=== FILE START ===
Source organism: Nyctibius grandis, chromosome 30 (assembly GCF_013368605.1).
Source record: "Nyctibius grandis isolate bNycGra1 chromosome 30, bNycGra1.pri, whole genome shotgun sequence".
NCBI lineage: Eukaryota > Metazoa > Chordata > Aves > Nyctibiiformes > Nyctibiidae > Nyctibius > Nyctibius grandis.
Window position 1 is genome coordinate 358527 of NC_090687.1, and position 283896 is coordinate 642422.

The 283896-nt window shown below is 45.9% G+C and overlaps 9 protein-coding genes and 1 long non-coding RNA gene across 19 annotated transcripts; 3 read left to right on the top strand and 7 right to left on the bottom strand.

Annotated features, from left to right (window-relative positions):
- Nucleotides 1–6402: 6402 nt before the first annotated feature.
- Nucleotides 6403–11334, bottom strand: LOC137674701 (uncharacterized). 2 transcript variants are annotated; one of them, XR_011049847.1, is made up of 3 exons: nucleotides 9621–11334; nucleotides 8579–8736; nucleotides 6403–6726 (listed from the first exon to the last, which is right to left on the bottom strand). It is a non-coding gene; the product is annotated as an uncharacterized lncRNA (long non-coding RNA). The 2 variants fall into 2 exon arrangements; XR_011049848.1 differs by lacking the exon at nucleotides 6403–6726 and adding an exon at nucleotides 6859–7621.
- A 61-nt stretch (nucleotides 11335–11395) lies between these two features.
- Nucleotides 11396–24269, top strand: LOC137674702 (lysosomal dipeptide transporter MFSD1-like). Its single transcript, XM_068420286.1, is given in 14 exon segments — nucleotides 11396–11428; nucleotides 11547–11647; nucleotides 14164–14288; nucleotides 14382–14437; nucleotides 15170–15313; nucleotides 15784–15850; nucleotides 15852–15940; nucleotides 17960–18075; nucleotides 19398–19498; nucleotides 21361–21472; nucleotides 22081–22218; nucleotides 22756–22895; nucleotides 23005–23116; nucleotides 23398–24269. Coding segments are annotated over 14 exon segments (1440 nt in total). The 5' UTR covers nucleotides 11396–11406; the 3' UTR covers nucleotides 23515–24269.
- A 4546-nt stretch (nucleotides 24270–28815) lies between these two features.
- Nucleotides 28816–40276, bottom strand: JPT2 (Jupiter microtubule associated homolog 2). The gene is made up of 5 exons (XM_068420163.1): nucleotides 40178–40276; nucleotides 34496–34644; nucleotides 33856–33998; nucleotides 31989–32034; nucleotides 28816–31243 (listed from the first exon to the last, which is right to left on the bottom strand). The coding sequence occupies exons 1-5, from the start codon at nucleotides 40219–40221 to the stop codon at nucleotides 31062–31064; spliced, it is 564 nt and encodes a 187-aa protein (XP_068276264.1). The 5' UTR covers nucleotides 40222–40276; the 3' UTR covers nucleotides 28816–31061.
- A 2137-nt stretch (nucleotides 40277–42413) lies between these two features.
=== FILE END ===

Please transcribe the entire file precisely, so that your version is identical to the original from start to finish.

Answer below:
Source organism: Nyctibius grandis, chromosome 30 (assembly GCF_013368605.1).
Source record: "Nyctibius grandis isolate bNycGra1 chromosome 30, bNycGra1.pri, whole genome shotgun sequence".
NCBI lineage: Eukaryota > Metazoa > Chordata > Aves > Nyctibiiformes > Nyctibiidae > Nyctibius > Nyctibius grandis.
Window position 1 is genome coordinate 358527 of NC_090687.1, and position 283896 is coordinate 642422.

The 283896-nt window shown below is 45.9% G+C and overlaps 9 protein-coding genes and 1 long non-coding RNA gene across 19 annotated transcripts; 3 read left to right on the top strand and 7 right to left on the bottom strand.

Annotated features, from left to right (window-relative positions):
- Nucleotides 1–6402: 6402 nt before the first annotated feature.
- Nucleotides 6403–11334, bottom strand: LOC137674701 (uncharacterized). 2 transcript variants are annotated; one of them, XR_011049847.1, is made up of 3 exons: nucleotides 9621–11334; nucleotides 8579–8736; nucleotides 6403–6726 (listed from the first exon to the last, which is right to left on the bottom strand). It is a non-coding gene; the product is annotated as an uncharacterized lncRNA (long non-coding RNA). The 2 variants fall into 2 exon arrangements; XR_011049848.1 differs by lacking the exon at nucleotides 6403–6726 and adding an exon at nucleotides 6859–7621.
- A 61-nt stretch (nucleotides 11335–11395) lies between these two features.
- Nucleotides 11396–24269, top strand: LOC137674702 (lysosomal dipeptide transporter MFSD1-like). Its single transcript, XM_068420286.1, is given in 14 exon segments — nucleotides 11396–11428; nucleotides 11547–11647; nucleotides 14164–14288; nucleotides 14382–14437; nucleotides 15170–15313; nucleotides 15784–15850; nucleotides 15852–15940; nucleotides 17960–18075; nucleotides 19398–19498; nucleotides 21361–21472; nucleotides 22081–22218; nucleotides 22756–22895; nucleotides 23005–23116; nucleotides 23398–24269. Coding segments are annotated over 14 exon segments (1440 nt in total). The 5' UTR covers nucleotides 11396–11406; the 3' UTR covers nucleotides 23515–24269.
- A 4546-nt stretch (nucleotides 24270–28815) lies between these two features.
- Nucleotides 28816–40276, bottom strand: JPT2 (Jupiter microtubule associated homolog 2). The gene is made up of 5 exons (XM_068420163.1): nucleotides 40178–40276; nucleotides 34496–34644; nucleotides 33856–33998; nucleotides 31989–32034; nucleotides 28816–31243 (listed from the first exon to the last, which is right to left on the bottom strand). The coding sequence occupies exons 1-5, from the start codon at nucleotides 40219–40221 to the stop codon at nucleotides 31062–31064; spliced, it is 564 nt and encodes a 187-aa protein (XP_068276264.1). The 5' UTR covers nucleotides 40222–40276; the 3' UTR covers nucleotides 28816–31061.
- A 2137-nt stretch (nucleotides 40277–42413) lies between these two features.